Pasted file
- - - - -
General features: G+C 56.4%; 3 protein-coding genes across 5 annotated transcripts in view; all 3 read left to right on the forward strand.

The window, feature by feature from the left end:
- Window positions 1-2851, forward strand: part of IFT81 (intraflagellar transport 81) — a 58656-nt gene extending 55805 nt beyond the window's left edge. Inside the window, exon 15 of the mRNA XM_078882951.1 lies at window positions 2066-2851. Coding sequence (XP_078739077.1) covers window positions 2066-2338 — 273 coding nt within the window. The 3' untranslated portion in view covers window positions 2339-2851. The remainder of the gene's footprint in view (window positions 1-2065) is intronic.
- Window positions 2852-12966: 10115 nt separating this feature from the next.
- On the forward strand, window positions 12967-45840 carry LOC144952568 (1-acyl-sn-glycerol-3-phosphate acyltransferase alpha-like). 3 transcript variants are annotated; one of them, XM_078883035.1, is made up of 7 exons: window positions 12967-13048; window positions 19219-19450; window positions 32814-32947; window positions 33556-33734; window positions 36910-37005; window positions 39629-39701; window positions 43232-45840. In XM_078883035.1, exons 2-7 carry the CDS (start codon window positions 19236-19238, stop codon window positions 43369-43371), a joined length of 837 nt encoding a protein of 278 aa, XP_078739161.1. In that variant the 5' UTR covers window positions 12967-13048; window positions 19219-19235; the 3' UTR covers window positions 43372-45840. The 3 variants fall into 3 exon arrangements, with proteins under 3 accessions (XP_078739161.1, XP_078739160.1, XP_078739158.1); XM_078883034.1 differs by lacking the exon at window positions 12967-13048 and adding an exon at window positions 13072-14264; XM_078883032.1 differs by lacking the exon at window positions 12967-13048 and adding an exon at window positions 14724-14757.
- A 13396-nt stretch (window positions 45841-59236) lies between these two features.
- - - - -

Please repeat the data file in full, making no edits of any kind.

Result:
General features: G+C 56.4%; 3 protein-coding genes across 5 annotated transcripts in view; all 3 read left to right on the forward strand.

The window, feature by feature from the left end:
- Window positions 1-2851, forward strand: part of IFT81 (intraflagellar transport 81) — a 58656-nt gene extending 55805 nt beyond the window's left edge. Inside the window, exon 15 of the mRNA XM_078882951.1 lies at window positions 2066-2851. Coding sequence (XP_078739077.1) covers window positions 2066-2338 — 273 coding nt within the window. The 3' untranslated portion in view covers window positions 2339-2851. The remainder of the gene's footprint in view (window positions 1-2065) is intronic.
- Window positions 2852-12966: 10115 nt separating this feature from the next.
- On the forward strand, window positions 12967-45840 carry LOC144952568 (1-acyl-sn-glycerol-3-phosphate acyltransferase alpha-like). 3 transcript variants are annotated; one of them, XM_078883035.1, is made up of 7 exons: window positions 12967-13048; window positions 19219-19450; window positions 32814-32947; window positions 33556-33734; window positions 36910-37005; window positions 39629-39701; window positions 43232-45840. In XM_078883035.1, exons 2-7 carry the CDS (start codon window positions 19236-19238, stop codon window positions 43369-43371), a joined length of 837 nt encoding a protein of 278 aa, XP_078739161.1. In that variant the 5' UTR covers window positions 12967-13048; window positions 19219-19235; the 3' UTR covers window positions 43372-45840. The 3 variants fall into 3 exon arrangements, with proteins under 3 accessions (XP_078739161.1, XP_078739160.1, XP_078739158.1); XM_078883034.1 differs by lacking the exon at window positions 12967-13048 and adding an exon at window positions 13072-14264; XM_078883032.1 differs by lacking the exon at window positions 12967-13048 and adding an exon at window positions 14724-14757.
- A 13396-nt stretch (window positions 45841-59236) lies between these two features.